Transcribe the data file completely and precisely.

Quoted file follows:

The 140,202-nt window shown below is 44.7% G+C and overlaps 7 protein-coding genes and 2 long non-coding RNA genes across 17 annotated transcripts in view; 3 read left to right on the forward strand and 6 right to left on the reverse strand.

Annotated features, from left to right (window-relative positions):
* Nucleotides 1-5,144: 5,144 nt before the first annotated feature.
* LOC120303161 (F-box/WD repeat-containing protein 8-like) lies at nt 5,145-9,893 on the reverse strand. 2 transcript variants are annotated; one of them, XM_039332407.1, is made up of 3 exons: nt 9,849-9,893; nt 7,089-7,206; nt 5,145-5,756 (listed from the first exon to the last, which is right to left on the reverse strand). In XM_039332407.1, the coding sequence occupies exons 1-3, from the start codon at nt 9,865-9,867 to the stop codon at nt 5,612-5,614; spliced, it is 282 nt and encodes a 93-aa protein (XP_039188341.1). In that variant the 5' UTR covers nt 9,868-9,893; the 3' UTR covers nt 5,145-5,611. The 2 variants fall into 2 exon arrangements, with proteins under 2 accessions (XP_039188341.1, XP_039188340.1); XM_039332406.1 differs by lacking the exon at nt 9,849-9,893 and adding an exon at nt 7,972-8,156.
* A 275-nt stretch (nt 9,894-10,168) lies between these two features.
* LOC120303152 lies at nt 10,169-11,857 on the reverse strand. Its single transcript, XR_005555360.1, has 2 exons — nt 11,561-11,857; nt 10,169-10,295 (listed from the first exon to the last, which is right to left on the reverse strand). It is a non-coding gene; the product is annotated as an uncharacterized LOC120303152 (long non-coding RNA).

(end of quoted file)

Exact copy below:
The 140,202-nt window shown below is 44.7% G+C and overlaps 7 protein-coding genes and 2 long non-coding RNA genes across 17 annotated transcripts in view; 3 read left to right on the forward strand and 6 right to left on the reverse strand.

Annotated features, from left to right (window-relative positions):
* Nucleotides 1-5,144: 5,144 nt before the first annotated feature.
* LOC120303161 (F-box/WD repeat-containing protein 8-like) lies at nt 5,145-9,893 on the reverse strand. 2 transcript variants are annotated; one of them, XM_039332407.1, is made up of 3 exons: nt 9,849-9,893; nt 7,089-7,206; nt 5,145-5,756 (listed from the first exon to the last, which is right to left on the reverse strand). In XM_039332407.1, the coding sequence occupies exons 1-3, from the start codon at nt 9,865-9,867 to the stop codon at nt 5,612-5,614; spliced, it is 282 nt and encodes a 93-aa protein (XP_039188341.1). In that variant the 5' UTR covers nt 9,868-9,893; the 3' UTR covers nt 5,145-5,611. The 2 variants fall into 2 exon arrangements, with proteins under 2 accessions (XP_039188341.1, XP_039188340.1); XM_039332406.1 differs by lacking the exon at nt 9,849-9,893 and adding an exon at nt 7,972-8,156.
* A 275-nt stretch (nt 9,894-10,168) lies between these two features.
* LOC120303152 lies at nt 10,169-11,857 on the reverse strand. Its single transcript, XR_005555360.1, has 2 exons — nt 11,561-11,857; nt 10,169-10,295 (listed from the first exon to the last, which is right to left on the reverse strand). It is a non-coding gene; the product is annotated as an uncharacterized LOC120303152 (long non-coding RNA).